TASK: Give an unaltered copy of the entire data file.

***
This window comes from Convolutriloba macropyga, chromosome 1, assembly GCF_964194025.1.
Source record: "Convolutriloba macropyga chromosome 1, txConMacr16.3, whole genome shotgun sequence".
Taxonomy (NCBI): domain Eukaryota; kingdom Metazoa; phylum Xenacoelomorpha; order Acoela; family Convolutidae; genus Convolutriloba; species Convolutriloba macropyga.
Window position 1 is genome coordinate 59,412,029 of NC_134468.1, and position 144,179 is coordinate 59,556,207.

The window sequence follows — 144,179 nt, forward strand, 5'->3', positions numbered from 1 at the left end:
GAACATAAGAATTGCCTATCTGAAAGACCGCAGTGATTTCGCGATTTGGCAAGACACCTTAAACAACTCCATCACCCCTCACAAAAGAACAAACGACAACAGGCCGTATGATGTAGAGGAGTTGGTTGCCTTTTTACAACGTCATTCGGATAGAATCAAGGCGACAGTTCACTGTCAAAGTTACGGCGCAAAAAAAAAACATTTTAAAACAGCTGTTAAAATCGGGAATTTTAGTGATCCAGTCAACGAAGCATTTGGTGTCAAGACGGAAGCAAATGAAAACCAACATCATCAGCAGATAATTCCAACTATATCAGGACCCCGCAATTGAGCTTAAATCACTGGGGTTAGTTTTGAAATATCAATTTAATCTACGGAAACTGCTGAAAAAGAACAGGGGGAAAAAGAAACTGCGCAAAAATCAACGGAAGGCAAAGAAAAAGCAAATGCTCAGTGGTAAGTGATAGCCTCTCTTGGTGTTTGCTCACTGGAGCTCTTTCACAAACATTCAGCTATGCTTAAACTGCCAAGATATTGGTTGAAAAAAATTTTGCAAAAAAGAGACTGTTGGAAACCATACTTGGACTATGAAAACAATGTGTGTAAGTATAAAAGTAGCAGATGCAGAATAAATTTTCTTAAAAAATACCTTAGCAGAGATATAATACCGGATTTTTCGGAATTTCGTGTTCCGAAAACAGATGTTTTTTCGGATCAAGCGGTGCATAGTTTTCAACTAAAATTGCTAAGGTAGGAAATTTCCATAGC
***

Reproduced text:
This window comes from Convolutriloba macropyga, chromosome 1, assembly GCF_964194025.1.
Source record: "Convolutriloba macropyga chromosome 1, txConMacr16.3, whole genome shotgun sequence".
Taxonomy (NCBI): domain Eukaryota; kingdom Metazoa; phylum Xenacoelomorpha; order Acoela; family Convolutidae; genus Convolutriloba; species Convolutriloba macropyga.
Window position 1 is genome coordinate 59,412,029 of NC_134468.1, and position 144,179 is coordinate 59,556,207.

The window sequence follows — 144,179 nt, forward strand, 5'->3', positions numbered from 1 at the left end:
GAACATAAGAATTGCCTATCTGAAAGACCGCAGTGATTTCGCGATTTGGCAAGACACCTTAAACAACTCCATCACCCCTCACAAAAGAACAAACGACAACAGGCCGTATGATGTAGAGGAGTTGGTTGCCTTTTTACAACGTCATTCGGATAGAATCAAGGCGACAGTTCACTGTCAAAGTTACGGCGCAAAAAAAAAACATTTTAAAACAGCTGTTAAAATCGGGAATTTTAGTGATCCAGTCAACGAAGCATTTGGTGTCAAGACGGAAGCAAATGAAAACCAACATCATCAGCAGATAATTCCAACTATATCAGGACCCCGCAATTGAGCTTAAATCACTGGGGTTAGTTTTGAAATATCAATTTAATCTACGGAAACTGCTGAAAAAGAACAGGGGGAAAAAGAAACTGCGCAAAAATCAACGGAAGGCAAAGAAAAAGCAAATGCTCAGTGGTAAGTGATAGCCTCTCTTGGTGTTTGCTCACTGGAGCTCTTTCACAAACATTCAGCTATGCTTAAACTGCCAAGATATTGGTTGAAAAAAATTTTGCAAAAAAGAGACTGTTGGAAACCATACTTGGACTATGAAAACAATGTGTGTAAGTATAAAAGTAGCAGATGCAGAATAAATTTTCTTAAAAAATACCTTAGCAGAGATATAATACCGGATTTTTCGGAATTTCGTGTTCCGAAAACAGATGTTTTTTCGGATCAAGCGGTGCATAGTTTTCAACTAAAATTGCTAAGGTAGGAAATTTCCATAGC